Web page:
You see, this is why I prefer Catholicism. All we need is confession.
Russia’s establishment has grown desperate enough in Ukraine to reach for the martyrdom argument. Patriarch Kirill, a Vladimir Putin crony, declared that Russian men who die for “Holy Russia” by participating in its genocide in Ukraine will have their sins “washed away”:
The head of the Russian Orthodox Church has said that Russian soldiers who die in the war against Ukraine will be cleansed of all their sins, days after President Vladimir Putin ordered the country’s first mobilisation since World War Two.
Patriarch Kirill is a key Putin ally and backer of the invasion. He has previously criticised those who oppose the war and called on Russians to rally round the Kremlin.
“Many are dying on the fields of internecine warfare,” Kirill, 75, said in his first Sunday address since the mobilisation order. “The Church prays that this battle will end as soon as possible, so that as few brothers as possible will kill each other in this fratricidal war.”
“But at the same time, the Church realises that if somebody, driven by a sense of duty and the need to fulfil their oath … goes to do what their duty calls of them, and if a person dies in the performance of this duty, then they have undoubtedly committed an act equivalent to sacrifice. They will have sacrificed themselves for others. And therefore, we believe that this sacrifice washes away all the sins that a person has committed.”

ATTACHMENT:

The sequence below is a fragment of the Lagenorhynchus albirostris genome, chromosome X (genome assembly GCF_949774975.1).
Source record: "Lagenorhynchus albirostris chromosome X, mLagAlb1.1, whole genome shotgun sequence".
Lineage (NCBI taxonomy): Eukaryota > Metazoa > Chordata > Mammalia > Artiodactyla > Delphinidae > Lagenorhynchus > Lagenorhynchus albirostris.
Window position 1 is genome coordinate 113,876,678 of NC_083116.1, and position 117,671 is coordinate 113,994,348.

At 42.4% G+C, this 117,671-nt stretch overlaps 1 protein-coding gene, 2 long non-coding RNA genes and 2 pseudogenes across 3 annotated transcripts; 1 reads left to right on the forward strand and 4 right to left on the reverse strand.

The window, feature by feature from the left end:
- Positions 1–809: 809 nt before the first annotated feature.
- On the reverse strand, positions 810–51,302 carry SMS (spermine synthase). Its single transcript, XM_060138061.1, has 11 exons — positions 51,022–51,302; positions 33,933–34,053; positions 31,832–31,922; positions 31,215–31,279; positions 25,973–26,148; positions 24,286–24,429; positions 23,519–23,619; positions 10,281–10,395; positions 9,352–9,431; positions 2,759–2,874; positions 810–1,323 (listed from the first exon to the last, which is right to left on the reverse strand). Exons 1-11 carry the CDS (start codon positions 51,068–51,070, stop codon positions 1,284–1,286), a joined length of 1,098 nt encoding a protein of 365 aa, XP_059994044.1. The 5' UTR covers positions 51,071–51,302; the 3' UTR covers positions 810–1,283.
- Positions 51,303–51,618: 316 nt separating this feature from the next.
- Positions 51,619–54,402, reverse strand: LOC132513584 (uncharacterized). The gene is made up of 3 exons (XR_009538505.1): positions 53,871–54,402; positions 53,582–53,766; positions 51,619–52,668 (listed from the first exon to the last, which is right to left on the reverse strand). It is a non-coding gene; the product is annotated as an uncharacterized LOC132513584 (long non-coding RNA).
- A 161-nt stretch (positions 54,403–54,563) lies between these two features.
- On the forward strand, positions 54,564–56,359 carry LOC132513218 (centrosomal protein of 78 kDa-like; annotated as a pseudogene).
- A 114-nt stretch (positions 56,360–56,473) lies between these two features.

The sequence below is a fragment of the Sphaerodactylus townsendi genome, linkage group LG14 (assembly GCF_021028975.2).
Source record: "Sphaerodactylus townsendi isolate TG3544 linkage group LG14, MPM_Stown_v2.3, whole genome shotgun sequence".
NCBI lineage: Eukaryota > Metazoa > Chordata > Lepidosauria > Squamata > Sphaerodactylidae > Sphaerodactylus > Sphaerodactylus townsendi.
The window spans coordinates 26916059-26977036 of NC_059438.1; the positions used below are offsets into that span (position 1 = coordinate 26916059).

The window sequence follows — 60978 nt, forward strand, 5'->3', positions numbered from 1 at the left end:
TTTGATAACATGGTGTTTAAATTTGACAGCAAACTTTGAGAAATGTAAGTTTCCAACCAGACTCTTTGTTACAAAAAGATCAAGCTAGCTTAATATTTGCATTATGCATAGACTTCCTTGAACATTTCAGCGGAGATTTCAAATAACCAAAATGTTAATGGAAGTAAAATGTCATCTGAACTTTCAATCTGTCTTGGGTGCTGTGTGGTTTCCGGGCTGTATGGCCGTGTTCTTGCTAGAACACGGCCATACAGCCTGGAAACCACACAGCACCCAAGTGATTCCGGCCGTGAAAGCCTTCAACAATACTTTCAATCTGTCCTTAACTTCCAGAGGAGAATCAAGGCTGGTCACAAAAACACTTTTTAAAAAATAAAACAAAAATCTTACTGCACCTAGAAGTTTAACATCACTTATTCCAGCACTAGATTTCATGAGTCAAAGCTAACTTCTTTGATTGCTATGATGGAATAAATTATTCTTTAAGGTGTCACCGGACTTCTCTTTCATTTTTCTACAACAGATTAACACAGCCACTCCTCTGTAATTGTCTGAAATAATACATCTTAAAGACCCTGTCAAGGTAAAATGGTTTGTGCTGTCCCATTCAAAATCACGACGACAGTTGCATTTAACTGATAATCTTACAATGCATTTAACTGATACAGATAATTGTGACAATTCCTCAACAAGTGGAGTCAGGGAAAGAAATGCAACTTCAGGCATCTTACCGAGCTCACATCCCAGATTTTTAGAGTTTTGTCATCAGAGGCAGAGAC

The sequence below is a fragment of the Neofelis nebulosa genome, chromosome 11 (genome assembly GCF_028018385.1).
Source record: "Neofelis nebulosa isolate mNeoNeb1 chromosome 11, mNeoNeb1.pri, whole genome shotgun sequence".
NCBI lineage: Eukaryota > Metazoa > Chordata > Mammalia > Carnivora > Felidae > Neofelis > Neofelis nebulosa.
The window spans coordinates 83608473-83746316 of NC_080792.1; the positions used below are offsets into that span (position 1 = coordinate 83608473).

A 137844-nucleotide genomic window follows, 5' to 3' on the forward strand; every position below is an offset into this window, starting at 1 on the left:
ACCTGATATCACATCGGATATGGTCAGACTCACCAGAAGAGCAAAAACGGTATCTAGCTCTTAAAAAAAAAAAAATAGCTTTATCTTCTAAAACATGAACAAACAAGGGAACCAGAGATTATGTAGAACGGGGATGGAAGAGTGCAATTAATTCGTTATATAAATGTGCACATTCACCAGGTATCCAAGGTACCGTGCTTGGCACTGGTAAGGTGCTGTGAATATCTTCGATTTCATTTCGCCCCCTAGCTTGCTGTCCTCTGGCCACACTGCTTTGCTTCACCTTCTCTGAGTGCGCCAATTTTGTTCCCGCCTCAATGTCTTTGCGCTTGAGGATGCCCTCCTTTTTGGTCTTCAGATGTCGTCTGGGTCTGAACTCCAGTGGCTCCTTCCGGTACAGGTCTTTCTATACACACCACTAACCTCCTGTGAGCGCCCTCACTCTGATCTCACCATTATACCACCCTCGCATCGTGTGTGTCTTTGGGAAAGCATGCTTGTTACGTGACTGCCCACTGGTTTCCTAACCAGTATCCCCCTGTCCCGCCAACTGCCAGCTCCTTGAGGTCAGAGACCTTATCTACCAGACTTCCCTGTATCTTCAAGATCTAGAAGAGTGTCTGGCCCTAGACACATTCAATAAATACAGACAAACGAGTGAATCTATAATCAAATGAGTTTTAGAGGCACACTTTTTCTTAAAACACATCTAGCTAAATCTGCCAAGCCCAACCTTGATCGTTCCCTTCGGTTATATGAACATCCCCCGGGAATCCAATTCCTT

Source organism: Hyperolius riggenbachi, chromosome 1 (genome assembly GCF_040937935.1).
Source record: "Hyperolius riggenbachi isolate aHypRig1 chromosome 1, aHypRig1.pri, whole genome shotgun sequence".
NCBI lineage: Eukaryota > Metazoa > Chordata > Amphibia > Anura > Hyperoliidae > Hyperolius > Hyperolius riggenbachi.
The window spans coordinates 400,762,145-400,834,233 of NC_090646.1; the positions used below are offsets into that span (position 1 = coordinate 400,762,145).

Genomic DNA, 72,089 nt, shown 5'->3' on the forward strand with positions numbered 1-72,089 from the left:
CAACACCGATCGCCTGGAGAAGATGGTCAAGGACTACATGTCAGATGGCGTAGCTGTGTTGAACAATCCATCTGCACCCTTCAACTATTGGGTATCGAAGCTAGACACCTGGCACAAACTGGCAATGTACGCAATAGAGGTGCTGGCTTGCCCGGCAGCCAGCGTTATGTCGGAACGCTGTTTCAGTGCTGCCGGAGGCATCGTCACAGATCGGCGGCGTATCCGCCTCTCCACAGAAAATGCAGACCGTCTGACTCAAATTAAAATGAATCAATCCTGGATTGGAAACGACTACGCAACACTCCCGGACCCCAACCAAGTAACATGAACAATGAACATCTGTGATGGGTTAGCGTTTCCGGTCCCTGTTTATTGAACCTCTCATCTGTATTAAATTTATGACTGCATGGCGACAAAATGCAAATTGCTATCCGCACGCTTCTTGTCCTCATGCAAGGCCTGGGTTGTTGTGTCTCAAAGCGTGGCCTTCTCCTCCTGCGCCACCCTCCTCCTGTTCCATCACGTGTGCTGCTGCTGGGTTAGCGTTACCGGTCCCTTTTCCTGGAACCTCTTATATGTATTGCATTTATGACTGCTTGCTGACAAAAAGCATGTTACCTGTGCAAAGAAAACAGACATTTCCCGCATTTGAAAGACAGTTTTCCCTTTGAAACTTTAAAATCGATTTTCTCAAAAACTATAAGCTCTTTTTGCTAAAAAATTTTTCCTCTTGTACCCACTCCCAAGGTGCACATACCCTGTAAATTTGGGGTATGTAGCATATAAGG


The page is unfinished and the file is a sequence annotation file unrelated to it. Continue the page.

If that sounds positively medieval, it is, literally. It’s the same indulgence granted during the Crusades. This is the kind of martyrdom teaching one no longer finds in Christianity but still find in radical forms of Islam and extremist political ideologies. In those ideologies, however, the martyrdom redounds to the faith or ideology rather than a temporal power, at least ostensibly. Kirill has sold out entirely for Putin and his unholy vision of imperial Russia, especially with his call to martyrdom for the cause of stamping out another civilization in favor of Kirill’s own.
In any event, Kirill’s pitch isn’t working. Putin’s full mobilization has created a massive public backlash especially in the regions where Putin hopes to draw the most manpower. Even in Moscow, however, Putin’s order has perhaps pushed the heretofore complacent Muscovites into open dissent:
Scuffles broke out Sunday in Makhachkala, the capital of Dagestan, where screaming women struggled with police and tried to prevent them from dragging male protesters to police vans. It was a rare sign of dissent that underscored the dangers of regional unrest over the mobilization.
Earlier Sunday in Dagestan, an impoverished southern region that has borne a disproportionate share of military casualties in Ukraine, furious residents blocked a highway to protest the mobilization of 110 men from Endirey village, including some who had recently returned from the war, independent local media reported.
In eastern Siberia, meanwhile, several hundred women rallied Sunday in the city of Yakutsk, chanting “No to war” before police broke up the rally and arrested participants, according to local media outlets and activist groups.
And in Moscow, demonstrators also took to the streets Sunday to protest reports of the conscription of some who were elderly, sick, disabled or otherwise unfit or exempt from military service.
Even Putin’s allies may be turning on him over the forced draft and its incompetent rollout: